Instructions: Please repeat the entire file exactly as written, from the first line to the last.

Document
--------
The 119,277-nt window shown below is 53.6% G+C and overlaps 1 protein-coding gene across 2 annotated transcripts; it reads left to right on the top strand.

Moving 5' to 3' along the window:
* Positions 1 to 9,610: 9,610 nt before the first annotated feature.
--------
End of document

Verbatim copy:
The 119,277-nt window shown below is 53.6% G+C and overlaps 1 protein-coding gene across 2 annotated transcripts; it reads left to right on the top strand.

Moving 5' to 3' along the window:
* Positions 1 to 9,610: 9,610 nt before the first annotated feature.